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During and immediately following the 2011 fall firearms deer season and youth season, the Herald published dozens of pictures of deer taken by local hunters. By my estimation, about 1 percent of those pictures was taken by our staff. The rest were submitted. In fact, I think I photographed three deer during the entire season.
There was a time when we expected to take up to a dozen pictures on the first day of the season and as many as 15 per week as the season progressed. The invent of digital photography has changed all that. I never thought I would say this, but the least expensive, lowest resolution camera on the market today takes better pictures than most of the point-and-shoot cameras that were available 20 years ago.
To take that a step farther, most cell phones take a better picture now than those cameras did 20 years ago.
Many of the pictures that were submitted to us for publication were high quality photos, as good or better than we could have taken ourselves. But some were bad…really bad. We used them anyway because many were a first kill or a trophy that the hunter was counting on being documented in the newspaper so it would forever remain in the archives.
Please understand, I don’t claim to be a professional photographer. In fact, when people refer to me as a photographer I correct them and say, No, I take pictures. There’s a difference. But I’ve done this long enough that I believe I am qualified to offer a few pointers.
If you really enjoy taking pictures, and like to get creative with your photography, spend a little extra money and get a good SLR (single lens reflex). That’s the kind with interchangeable lenses. If money is an issue, buy the camera now and add special lenses and other accessories as you can.
If you are just a casual photographer and don’t need to manually adjust your camera for fast action shots or low light photography, there are many good point-and-shoot cameras on the market that will work just fine for you.
But regardless of the camera, there are some things you can do to turn adequate pictures into good pictures.
First, fill the frame. Don’t stand 20 feet from something that can be photographed from six feet away. That’s the great thing about digital. Take the picture, look at it, and if it’s not right, delete and shoot again.
A second thing to watch for is position. Unless you’re looking for a special effect, don’t stand your subject in front of a window or glass door, or with his/her back to the sun. All you will get is a silhouette. If you don’t have a choice but to stand the subject in front of a light background, use your flash or “trick” the camera’s automatic setting into thinking it needs more light. Don’t be afraid to use your flash except in situations where it is not allowed or not appropriate. If you’re inside or lighting is low, use a flash. If you’re shooting on automatic, your camera will adjust to the light, but the shutter speed will be so slow you will have a blurry picture.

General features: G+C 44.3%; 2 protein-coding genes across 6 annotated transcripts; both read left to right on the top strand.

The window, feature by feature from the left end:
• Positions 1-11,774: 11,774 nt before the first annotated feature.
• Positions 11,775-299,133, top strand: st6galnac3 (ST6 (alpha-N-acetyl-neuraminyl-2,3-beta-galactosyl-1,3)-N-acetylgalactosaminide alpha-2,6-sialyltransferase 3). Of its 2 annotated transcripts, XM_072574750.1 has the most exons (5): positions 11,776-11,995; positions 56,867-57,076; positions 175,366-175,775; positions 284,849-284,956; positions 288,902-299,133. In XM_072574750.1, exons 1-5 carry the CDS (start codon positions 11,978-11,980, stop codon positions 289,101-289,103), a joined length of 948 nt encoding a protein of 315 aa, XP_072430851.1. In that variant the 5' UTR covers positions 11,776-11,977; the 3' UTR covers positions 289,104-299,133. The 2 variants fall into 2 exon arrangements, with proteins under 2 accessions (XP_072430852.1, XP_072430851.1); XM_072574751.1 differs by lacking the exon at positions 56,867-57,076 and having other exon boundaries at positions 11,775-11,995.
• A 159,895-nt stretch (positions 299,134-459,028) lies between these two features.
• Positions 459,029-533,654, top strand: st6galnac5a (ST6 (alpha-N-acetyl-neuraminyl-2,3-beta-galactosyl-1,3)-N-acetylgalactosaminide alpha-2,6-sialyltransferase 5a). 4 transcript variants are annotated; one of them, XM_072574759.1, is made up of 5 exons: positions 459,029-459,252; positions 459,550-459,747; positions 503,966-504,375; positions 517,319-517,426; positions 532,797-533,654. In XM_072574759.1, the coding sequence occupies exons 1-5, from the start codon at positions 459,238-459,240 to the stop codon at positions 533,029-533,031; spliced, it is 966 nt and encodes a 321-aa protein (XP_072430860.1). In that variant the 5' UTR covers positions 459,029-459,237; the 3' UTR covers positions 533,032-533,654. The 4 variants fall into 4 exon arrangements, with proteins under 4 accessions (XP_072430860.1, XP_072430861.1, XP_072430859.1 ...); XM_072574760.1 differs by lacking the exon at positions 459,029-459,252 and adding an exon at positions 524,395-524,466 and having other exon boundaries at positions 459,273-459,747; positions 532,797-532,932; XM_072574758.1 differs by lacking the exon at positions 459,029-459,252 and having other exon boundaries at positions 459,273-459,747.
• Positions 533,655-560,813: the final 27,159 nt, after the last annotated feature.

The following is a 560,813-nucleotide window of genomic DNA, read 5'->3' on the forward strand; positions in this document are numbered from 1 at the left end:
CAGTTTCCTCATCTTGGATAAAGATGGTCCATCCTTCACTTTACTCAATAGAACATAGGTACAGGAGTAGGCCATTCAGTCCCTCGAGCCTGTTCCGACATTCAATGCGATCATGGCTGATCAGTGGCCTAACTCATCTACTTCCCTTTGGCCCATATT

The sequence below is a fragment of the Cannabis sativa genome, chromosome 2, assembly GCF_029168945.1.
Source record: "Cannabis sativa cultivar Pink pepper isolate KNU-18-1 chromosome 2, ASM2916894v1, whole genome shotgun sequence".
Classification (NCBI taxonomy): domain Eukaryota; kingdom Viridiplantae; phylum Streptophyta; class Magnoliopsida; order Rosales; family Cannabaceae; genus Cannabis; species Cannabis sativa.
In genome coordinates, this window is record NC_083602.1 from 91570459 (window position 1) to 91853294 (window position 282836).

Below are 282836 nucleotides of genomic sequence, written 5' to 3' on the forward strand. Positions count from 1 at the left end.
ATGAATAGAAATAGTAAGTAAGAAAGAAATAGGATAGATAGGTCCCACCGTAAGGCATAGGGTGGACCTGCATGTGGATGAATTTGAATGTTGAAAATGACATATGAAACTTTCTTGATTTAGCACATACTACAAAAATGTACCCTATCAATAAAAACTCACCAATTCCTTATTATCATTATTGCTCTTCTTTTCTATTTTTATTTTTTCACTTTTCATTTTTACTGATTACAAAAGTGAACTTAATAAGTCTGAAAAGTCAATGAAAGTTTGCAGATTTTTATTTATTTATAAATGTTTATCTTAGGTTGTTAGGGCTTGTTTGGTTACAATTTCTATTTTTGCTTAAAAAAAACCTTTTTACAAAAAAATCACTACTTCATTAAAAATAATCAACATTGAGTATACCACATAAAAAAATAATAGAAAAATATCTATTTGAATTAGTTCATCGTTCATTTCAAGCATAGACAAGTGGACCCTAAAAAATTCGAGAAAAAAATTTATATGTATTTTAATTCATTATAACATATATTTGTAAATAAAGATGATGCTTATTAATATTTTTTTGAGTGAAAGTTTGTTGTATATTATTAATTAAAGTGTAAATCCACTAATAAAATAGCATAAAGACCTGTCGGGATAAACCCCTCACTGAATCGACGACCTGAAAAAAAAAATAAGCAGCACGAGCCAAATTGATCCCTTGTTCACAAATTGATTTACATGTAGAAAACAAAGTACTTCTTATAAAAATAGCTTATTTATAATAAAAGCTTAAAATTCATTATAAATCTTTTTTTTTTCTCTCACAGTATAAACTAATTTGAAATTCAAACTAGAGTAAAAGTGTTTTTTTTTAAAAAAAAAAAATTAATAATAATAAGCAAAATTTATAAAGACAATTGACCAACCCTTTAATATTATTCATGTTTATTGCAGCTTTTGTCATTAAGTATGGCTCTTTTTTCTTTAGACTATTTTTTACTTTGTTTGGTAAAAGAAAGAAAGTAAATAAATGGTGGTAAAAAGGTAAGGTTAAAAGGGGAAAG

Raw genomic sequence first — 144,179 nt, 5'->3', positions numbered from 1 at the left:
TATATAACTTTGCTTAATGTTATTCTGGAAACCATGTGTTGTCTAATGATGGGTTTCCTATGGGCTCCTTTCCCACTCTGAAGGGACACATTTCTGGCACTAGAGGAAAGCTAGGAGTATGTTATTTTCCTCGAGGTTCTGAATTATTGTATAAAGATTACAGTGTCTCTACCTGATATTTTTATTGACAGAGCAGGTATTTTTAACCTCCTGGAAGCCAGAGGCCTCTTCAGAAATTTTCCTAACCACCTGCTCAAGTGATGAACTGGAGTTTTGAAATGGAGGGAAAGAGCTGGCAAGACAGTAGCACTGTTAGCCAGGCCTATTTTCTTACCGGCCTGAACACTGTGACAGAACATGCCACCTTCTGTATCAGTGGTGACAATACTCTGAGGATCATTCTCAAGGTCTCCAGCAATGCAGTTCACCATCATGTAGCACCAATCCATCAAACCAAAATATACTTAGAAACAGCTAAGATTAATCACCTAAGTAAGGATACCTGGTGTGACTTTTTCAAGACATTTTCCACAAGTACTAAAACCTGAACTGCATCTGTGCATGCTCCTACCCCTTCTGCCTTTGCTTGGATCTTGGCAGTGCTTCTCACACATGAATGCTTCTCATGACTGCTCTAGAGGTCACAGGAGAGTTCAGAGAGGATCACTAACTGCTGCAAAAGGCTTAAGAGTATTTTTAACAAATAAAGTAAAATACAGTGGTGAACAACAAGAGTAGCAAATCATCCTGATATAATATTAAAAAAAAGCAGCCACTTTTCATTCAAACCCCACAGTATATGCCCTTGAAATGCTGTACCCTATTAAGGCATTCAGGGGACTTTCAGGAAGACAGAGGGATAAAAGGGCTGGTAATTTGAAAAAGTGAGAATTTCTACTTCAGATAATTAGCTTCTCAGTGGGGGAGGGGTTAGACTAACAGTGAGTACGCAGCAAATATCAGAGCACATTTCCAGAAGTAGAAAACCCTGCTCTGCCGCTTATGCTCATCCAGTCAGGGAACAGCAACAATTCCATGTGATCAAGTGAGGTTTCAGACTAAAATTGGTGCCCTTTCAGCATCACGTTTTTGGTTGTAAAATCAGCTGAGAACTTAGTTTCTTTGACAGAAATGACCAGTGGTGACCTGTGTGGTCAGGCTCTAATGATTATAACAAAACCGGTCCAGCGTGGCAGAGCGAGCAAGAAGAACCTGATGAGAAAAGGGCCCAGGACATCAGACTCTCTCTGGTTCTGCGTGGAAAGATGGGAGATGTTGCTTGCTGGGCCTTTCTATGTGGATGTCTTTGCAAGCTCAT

While checking your background, you should also consider what is going to show up in the picture. If you can’t move the subject, move yourself to improve the background or to eliminate something that really should not be in the picture. I don’t mean your mother-in-law or dirty underwear. It could be something as simple as a tree limb or a cat.
If you’re shooting children or small pets, get down on their level. Sometimes you have to “get down and get dirty” to get the good picture. Also, take more than one. You’re not wasting film anymore. The digital image is virtually free. You can erase the ones you don’t want later. That’s why the best teacher is your camera. Practice with it. Play with it. Figure out what works best. And there’s nothing wrong with taking notes to help you remember what worked and what didn’t.
If you are going to submit your photos to the newspaper for publication, email them to us in digital format as a jpg (or jpeg) image. You’ve defeated the purpose if you take your pictures on a high resolution camera then make a print on an inkjet printer. If you don’t have email capabilities, bring your camera or memory disc in and we’ll copy it for you. (If you bring us your camera, be sure and bring the USB download cable, too.)
I hope these little tidbits of information will help you take better pictures. And if those photos are submitted to us for publication, we will have better pictures, too.